What is a Lungo?
Lungo is a long-shot espresso made by using twice the water as a regular espresso. As a result, it has a less-intense coffee taste but has a flavour profile with more profound and more bitter notes. A lungo should not be confused with an Americano, which is an espresso topped up with hot water.
Where does lungo come from?
The Lungo originated in Italy, like many of the best-known espresso drinks. The name Lungo means “long” in Italian and refers to its having a greater volume than a regular espresso.
A lungo is also known as a long shot at Starbucks.
The Lungo has become more widely known thanks to Nespresso. Most Nespresso machines feature a lungo option, using more water to brew from a single capsule. Nespresso has also created the Gran Lungo capsule for its Vertuo machines, which allows you to brew a larger lungo coffee.
How do you prepare a Lungo?
You prepare a lungo in a very similar way to preparing espresso, only the extraction time differs.
WHAT YOU NEED
- Espresso machine
- 20 g coffee beans
- Coffee grinder
- Coffee scale
AT A GLANCE
- Grind your coffee beans slightly coarser than for an espresso.
- Fill and tamp your portafilter, and place it into the machine.
- Start pulling the shot. Continue the extraction until you reach a volume of 84-112ml or around 35-40 seconds.
If you have a Nespresso machine, you can make a lungo by inserting a coffee capsule and pressing the lungo button.
Lungo vs Americano
The difference between Lungo and Americano is how you make it. You make a lungo by pulling an espresso using double the volume of water. In contrast, you prepare an Americano by adding hot water to a shot of espresso after it has been extracted. The serving size for an Americano is around 168-224 ml, whereas a lungo is 84-112 ml.
For more information, check out our guide to what is an Americano coffee.
Lungo vs espresso
The differences between a lungo and espresso are the amount of water used and the flavour this produces. A lungo shot uses the same amount of ground coffee but with more water and a longer extraction time.
…you’re actually tasting more of what’s in that coffee, and more of what’s in that roast.
This results in a less concentrated coffee with more developed flavours such as caramel and nuts. A lungo coffee also enhances the natural bitterness in coffee.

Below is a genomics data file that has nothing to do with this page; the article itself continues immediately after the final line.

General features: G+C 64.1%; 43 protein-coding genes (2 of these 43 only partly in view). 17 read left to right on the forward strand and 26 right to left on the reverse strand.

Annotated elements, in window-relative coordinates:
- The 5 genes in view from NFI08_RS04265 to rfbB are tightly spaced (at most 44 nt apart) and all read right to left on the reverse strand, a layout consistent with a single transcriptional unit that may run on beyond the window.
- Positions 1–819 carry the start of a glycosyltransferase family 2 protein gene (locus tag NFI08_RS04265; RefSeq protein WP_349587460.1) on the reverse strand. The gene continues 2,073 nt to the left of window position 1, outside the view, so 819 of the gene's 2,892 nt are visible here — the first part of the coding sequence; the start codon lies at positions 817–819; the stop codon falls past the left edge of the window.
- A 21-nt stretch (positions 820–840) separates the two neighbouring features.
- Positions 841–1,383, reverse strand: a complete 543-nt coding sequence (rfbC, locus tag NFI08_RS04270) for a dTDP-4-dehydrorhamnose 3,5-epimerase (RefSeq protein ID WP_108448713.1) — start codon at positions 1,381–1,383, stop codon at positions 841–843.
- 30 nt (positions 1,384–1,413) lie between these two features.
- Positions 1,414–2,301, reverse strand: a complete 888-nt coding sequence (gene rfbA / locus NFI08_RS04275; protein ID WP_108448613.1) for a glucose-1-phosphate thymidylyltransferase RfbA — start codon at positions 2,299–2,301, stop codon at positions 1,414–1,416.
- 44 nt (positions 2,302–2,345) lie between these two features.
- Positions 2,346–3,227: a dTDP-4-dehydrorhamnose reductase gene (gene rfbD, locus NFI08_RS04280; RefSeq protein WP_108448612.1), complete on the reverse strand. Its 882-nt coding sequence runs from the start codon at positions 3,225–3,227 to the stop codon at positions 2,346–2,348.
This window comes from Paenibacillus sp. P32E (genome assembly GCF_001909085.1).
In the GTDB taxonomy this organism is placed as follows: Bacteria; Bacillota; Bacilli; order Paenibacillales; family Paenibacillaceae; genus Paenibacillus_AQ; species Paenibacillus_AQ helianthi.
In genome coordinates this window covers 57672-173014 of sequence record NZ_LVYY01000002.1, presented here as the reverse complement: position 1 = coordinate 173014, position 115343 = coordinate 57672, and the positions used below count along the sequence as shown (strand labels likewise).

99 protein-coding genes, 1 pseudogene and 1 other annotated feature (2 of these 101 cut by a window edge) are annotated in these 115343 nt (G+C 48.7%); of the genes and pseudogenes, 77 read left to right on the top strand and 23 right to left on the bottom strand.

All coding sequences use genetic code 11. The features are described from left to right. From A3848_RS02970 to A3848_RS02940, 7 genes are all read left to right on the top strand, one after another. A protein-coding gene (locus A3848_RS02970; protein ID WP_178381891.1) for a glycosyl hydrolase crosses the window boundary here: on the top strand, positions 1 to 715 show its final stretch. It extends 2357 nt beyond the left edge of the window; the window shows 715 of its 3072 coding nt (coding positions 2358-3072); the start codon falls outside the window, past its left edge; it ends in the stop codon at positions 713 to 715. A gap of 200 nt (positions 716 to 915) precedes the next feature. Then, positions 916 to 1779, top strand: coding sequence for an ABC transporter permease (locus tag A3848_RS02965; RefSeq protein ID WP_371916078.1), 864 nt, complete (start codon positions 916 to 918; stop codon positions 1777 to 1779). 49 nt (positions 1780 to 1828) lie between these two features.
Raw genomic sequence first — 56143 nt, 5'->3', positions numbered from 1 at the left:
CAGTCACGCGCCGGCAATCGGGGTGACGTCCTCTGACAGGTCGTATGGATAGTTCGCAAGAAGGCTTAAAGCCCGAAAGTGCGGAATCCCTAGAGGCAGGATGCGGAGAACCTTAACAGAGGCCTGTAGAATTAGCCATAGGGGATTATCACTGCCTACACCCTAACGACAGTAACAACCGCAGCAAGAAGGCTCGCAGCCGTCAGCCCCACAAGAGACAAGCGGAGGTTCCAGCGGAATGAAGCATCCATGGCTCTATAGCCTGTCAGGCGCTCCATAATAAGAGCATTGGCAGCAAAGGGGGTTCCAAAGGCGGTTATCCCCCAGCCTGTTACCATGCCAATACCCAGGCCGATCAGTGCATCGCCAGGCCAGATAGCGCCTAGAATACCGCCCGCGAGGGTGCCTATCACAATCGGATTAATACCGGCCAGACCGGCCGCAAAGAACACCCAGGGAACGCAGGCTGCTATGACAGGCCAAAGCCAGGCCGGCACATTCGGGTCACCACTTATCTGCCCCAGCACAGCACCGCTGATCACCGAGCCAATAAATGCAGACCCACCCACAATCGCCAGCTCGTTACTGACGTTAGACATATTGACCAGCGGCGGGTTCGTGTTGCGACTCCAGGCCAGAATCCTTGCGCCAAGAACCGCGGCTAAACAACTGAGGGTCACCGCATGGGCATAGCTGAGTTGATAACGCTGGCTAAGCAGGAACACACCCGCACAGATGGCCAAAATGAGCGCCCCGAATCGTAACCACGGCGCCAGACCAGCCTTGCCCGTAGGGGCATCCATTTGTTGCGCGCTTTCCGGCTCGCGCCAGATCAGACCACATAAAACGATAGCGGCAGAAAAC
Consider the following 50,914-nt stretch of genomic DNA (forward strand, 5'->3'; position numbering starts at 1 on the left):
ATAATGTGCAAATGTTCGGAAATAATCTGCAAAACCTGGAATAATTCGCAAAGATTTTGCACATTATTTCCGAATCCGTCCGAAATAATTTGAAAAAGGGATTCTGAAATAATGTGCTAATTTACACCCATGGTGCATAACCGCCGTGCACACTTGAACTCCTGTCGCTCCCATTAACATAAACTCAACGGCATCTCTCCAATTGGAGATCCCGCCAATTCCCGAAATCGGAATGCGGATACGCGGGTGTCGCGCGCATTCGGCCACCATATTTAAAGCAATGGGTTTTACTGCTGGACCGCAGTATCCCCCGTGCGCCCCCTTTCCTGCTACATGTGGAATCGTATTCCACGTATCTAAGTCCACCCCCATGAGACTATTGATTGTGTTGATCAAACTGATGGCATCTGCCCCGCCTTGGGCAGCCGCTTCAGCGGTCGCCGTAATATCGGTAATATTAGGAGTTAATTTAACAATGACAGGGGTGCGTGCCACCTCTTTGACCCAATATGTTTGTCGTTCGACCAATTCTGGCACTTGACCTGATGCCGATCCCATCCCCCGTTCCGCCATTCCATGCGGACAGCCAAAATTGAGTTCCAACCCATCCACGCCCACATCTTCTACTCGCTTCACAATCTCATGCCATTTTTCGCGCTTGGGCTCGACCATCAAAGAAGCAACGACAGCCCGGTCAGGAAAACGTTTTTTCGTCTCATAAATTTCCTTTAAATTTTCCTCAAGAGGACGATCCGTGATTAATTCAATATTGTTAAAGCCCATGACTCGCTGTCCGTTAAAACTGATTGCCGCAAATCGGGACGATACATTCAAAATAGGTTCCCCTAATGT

The Lungo also has a slightly higher caffeine level due to the extra time the water spends in contact with the coffee grounds.
A long shot espresso or lungo is also often confused with the doppio, which is made of double espresso shots.
Related: What is a doppio?
Lungo vs Ristretto
The differences between the Lungo and ristretto are the drinks’ taste and volume. A ristretto uses half the amount of water as an espresso, whereas a lungo uses two the water as an espresso. A lungo is a less concentrated coffee, with flavour notes tending towards nuts and caramel, with some bitterness. Another difference between a long shot and ristretto is that the Lungo has slightly more caffeine.
Need more info? Read our article on what is a ristretto.
Lungo tastes milder than espresso, but the flavours of chocolate, nuts, and caramel are more pronounced. A lungo also has more bitterness than other coffee drinks. The difference in flavours is due to the increased time that the water is in contact with the coffee, allowing it to extract chemical compounds from the ground coffee.
You should drink a maximum of 5 lungo coffees per day, according to the recommended daily caffeine intake. The RDA for caffeine is 400mg, and a regular lungo coffee can contain around 80mg of caffeine (1). Try a decaf lungo containing around 15 mg of caffeine if you want to drink more than this.
Lungo coffee is typically served black and consumed the same way as an Americano. However, you could use it in place of an espresso shot for some cafe-style drinks including:
1. Lungo macchiato – a lungo shot topped with a small amount of milk foam
2. Lungo con leche – a lungo shot topped with an equal amount of warm milk
3. This would create a drink with a less intense coffee flavour.
- Caffeine: How much is too much? (2022, March 19). Mayo Clinic. https://www.mayoclinic.org/healthy-lifestyle/nutrition-and-healthy-eating/in-depth/caffeine/art-20045678